At this time, the user is requested to input a manipulation command for determining an action in the battle. It is to be understood that there are many types of actions such as “attack a monster with a weapon”, “cast a magic spell”, “defend (parry) the monster's attack” and “use an item” depending on the nature of the game. If the user inputs a manipulation command for attacking a monster with a weapon, the user is requested to select one monster to be targeted for attack from the monsters in the battle scene.

As shown in FIG. 10, when the user inputs manipulation commands for attacking one of the monsters 202 with a weapon 204, the main character 200 starts running toward the selected monster 202. After arriving at a position for attacking, as shown in FIG. 11, the main character 200 jumps up for attacking the monster 202. At this time, an outer moving square (navigation mark) 206 and an inner stationary square (targeting point) 208 are displayed over the monster 202. The outer square 206 rotates and gradually gets smaller until it becomes substantially as large as the inner square 208 and overlaps the inner square 208. When the outer square (navigation mark) 206 becomes substantially as large as the inner square 208 and overlaps the inner square 208, light is emitted from the navigation mark 206.

As shown in FIG. 12, the user can simply perform a single attack by pushing the ∘ button (decision button) 112 d of the manual controller 16. However, if the user pushes the decision button 112 d simultaneously with the light-emission from the navigation mark 206, it is possible to perform another attack. That is, if the user successfully pushes the decision button 112 d at the best timing, right when the outer moving square 206 overlaps the inner stationary square 208, the user gets an additional attack (second attack).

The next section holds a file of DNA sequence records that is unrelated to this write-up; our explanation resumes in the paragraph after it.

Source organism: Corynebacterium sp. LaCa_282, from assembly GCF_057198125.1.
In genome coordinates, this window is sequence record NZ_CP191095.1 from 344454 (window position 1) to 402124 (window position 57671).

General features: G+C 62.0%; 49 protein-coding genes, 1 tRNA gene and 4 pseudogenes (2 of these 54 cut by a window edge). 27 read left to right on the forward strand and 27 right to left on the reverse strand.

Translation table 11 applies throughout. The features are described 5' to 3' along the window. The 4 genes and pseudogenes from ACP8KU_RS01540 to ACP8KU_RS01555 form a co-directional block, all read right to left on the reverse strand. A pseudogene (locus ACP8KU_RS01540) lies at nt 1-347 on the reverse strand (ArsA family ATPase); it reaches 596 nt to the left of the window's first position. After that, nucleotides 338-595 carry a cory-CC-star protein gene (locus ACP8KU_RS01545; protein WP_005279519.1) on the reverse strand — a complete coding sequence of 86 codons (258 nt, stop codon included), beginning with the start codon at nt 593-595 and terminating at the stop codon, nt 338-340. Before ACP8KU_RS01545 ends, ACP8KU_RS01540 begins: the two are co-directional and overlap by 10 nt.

If the second attack is also performed at the best timing, the user may get a third attack. In this way, the user can successively attack the monster 202 multiple times by manipulating the controller 16 at the best timing. It is possible to set the maximum number of attacks based on the level of the character 200 or the type of the weapon 204.

If the user misses to push the decision button 112 d at the best timing, that is, if the user fails to push the decision button 112 d right when the outer moving square 206 overlaps the inner stationary square 208, the user can not perform the additional attack any more.

When the main character 200 attacks the monster 202, the monster 202 does not always sit there and take successive (multiple) attacks like an idiot. The monster 202 may counterattack the main character 200. For example, as shown in FIG. 13, the monster 202 uses a counterattack barrier 210 when the main character 200 tries to attack the monster 202. In this case, the user may push the x button 112 c of the manual controller 16 for defending (dodging) the counterattack. If the user fails to defend the counterattack, as shown in FIG. 14, the main character will be flicked away by the counterattack barrier 210.